Storage forum


Reformatting Seagate GoFlex 500gb

by SwartzS / October 20, 2015 2:22 PM PDT

Need to reformat my Seagate GoFlex 500gb. Had to let Dish format it to copy from one Hopper to new Hopper. I would like to turn it back into a GoFlex. Running Win 7 on Dell. In Control Panel>System and Security>Admin Tools>Computer Mgmt>Disk Mgmt...Disk 1 shows no assigned Drive:.. 2 partitions (one 1.0gb next 464.76gb) both healthy(Primary Partition).

Do I need to remove volume from both partitions ? Then I can assign a drive (shouldn't assigning be automatic ?) Then I can format ? Then I can copy everything I saved before formatting ?

Just want to make sure of the steps before I completely turn it into a night light/paper weight.

Follow up, should it be in NTFS or FAT32, which is best ? and Do I need to partition.

Thanks to all,

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All Answers

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For me I just remove ALL partitions then
by R. Proffitt Forum moderator / October 20, 2015 2:34 PM PDT

Create one of my choice. Which format is best depends on your use. For example if you have to use it with some devices, fat32 may get the nod. Most of the time NTFS is used.

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by Mighty_Miro_WD Western Digital staff / October 21, 2015 6:30 AM PDT

Hi there.

It depends on your personal preference whether or not to have two partitions on the drive. On my D: drive I have 3 partitions and use all of them for different purpose, so if you want - let's say - to have one partition for games, and another one for mass storage you can make two partitions on the HDD.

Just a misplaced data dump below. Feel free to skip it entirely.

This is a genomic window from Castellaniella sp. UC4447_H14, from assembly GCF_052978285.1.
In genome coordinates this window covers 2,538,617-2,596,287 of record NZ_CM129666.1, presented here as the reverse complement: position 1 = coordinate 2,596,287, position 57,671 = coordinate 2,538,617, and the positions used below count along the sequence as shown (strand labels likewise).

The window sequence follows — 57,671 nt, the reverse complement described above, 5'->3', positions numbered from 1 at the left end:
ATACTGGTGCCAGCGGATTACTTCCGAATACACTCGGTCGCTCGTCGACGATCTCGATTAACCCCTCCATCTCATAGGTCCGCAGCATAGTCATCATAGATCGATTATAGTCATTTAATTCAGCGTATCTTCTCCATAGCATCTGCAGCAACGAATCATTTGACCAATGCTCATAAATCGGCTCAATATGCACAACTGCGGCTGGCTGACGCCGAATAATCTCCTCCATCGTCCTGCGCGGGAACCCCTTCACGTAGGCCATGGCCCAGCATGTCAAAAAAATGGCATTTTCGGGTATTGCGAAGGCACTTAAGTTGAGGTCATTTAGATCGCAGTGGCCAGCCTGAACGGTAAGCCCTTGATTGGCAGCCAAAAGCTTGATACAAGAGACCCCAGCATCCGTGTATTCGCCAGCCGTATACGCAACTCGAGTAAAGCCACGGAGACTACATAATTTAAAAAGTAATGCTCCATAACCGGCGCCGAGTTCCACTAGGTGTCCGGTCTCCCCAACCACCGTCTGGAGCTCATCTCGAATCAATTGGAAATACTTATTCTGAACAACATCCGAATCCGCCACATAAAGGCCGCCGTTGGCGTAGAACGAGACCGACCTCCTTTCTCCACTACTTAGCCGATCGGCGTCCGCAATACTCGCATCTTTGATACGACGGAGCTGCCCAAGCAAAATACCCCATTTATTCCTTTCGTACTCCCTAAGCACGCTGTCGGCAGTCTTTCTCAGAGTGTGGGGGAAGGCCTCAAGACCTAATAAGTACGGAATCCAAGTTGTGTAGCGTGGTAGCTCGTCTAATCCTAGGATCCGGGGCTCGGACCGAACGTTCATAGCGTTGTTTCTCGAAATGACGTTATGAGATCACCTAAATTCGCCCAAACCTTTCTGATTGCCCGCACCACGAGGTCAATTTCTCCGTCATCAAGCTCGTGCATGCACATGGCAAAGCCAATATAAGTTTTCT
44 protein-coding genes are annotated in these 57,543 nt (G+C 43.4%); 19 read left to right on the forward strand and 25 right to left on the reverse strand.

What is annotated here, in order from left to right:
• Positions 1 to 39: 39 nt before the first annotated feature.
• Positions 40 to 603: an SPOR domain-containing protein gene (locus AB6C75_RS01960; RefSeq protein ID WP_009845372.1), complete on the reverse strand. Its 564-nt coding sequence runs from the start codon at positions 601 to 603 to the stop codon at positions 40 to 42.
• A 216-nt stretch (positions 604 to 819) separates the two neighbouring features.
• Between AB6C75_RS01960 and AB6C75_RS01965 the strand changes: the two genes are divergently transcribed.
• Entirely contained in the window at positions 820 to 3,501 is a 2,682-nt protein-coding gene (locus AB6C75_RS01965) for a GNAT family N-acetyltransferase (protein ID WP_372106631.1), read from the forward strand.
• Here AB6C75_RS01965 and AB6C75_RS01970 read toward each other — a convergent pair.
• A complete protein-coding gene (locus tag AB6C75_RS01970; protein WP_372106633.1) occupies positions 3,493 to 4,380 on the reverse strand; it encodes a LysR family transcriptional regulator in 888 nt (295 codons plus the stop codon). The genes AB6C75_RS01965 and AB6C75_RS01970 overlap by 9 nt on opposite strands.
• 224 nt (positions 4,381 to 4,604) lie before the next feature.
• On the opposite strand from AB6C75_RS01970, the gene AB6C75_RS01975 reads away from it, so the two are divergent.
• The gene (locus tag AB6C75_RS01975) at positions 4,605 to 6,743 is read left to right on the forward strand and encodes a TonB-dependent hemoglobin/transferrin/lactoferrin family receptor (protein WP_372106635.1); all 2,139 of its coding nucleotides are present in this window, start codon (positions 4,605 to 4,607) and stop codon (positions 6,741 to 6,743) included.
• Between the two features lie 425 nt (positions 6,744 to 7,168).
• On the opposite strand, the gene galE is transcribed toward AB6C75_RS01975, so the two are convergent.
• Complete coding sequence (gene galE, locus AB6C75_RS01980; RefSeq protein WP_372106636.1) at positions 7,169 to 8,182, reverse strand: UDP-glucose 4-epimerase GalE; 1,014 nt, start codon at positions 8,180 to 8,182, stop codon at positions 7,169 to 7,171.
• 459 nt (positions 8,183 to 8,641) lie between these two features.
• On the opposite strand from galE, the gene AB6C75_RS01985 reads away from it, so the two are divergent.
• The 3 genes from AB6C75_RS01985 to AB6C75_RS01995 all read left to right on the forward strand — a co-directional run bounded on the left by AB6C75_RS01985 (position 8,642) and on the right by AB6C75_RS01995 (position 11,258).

When you format a hard disk you erase all the information stored on it, so make a backup of the data stored there. Once the formatting is completed just move it back to the drive.

As for the file system, each one offers different things. The biggest con of FAT 32 is that the largest possible file it can support is 4GB minus 2 bytes.

When it comes to fault tolerance NTFS maintains a log of disk changes and in case of power failure or abrupt errors it repairs the files and folders automatically without the user being notified anything. FAT32 maintains two different copies of the file allocation table and uses a back up mechanism if some damage occurs.

About the security factor, in FAT32 you will have to depend on share permissions for security. This means that they are good in the Network but locally they are vulnerable. On the other hand NTFS allows you to set permissions on local files and folders as well.

Hope this helps and feel free to ask any questions you may have.

Cheers! Happy

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